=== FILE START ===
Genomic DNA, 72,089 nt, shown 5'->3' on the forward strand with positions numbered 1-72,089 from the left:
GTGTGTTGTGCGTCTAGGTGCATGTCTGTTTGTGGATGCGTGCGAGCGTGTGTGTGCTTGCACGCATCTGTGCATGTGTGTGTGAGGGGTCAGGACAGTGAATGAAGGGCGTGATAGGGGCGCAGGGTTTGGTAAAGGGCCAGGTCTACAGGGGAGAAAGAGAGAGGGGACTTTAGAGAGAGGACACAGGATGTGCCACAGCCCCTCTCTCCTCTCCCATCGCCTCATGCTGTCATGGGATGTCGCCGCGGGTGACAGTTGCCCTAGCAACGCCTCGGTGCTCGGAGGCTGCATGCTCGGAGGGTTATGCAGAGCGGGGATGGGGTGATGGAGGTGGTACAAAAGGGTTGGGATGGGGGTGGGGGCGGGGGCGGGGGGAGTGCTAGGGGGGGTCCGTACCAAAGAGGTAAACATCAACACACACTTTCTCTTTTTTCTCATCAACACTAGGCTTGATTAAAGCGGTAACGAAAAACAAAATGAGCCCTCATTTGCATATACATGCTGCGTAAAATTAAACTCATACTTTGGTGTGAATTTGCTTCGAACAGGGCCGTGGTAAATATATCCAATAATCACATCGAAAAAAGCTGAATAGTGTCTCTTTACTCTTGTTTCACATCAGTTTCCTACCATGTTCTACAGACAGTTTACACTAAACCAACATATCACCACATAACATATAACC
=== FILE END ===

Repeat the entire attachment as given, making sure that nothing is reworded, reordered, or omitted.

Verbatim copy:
Genomic DNA, 72,089 nt, shown 5'->3' on the forward strand with positions numbered 1-72,089 from the left:
GTGTGTTGTGCGTCTAGGTGCATGTCTGTTTGTGGATGCGTGCGAGCGTGTGTGTGCTTGCACGCATCTGTGCATGTGTGTGTGAGGGGTCAGGACAGTGAATGAAGGGCGTGATAGGGGCGCAGGGTTTGGTAAAGGGCCAGGTCTACAGGGGAGAAAGAGAGAGGGGACTTTAGAGAGAGGACACAGGATGTGCCACAGCCCCTCTCTCCTCTCCCATCGCCTCATGCTGTCATGGGATGTCGCCGCGGGTGACAGTTGCCCTAGCAACGCCTCGGTGCTCGGAGGCTGCATGCTCGGAGGGTTATGCAGAGCGGGGATGGGGTGATGGAGGTGGTACAAAAGGGTTGGGATGGGGGTGGGGGCGGGGGCGGGGGGAGTGCTAGGGGGGGTCCGTACCAAAGAGGTAAACATCAACACACACTTTCTCTTTTTTCTCATCAACACTAGGCTTGATTAAAGCGGTAACGAAAAACAAAATGAGCCCTCATTTGCATATACATGCTGCGTAAAATTAAACTCATACTTTGGTGTGAATTTGCTTCGAACAGGGCCGTGGTAAATATATCCAATAATCACATCGAAAAAAGCTGAATAGTGTCTCTTTACTCTTGTTTCACATCAGTTTCCTACCATGTTCTACAGACAGTTTACACTAAACCAACATATCACCACATAACATATAACC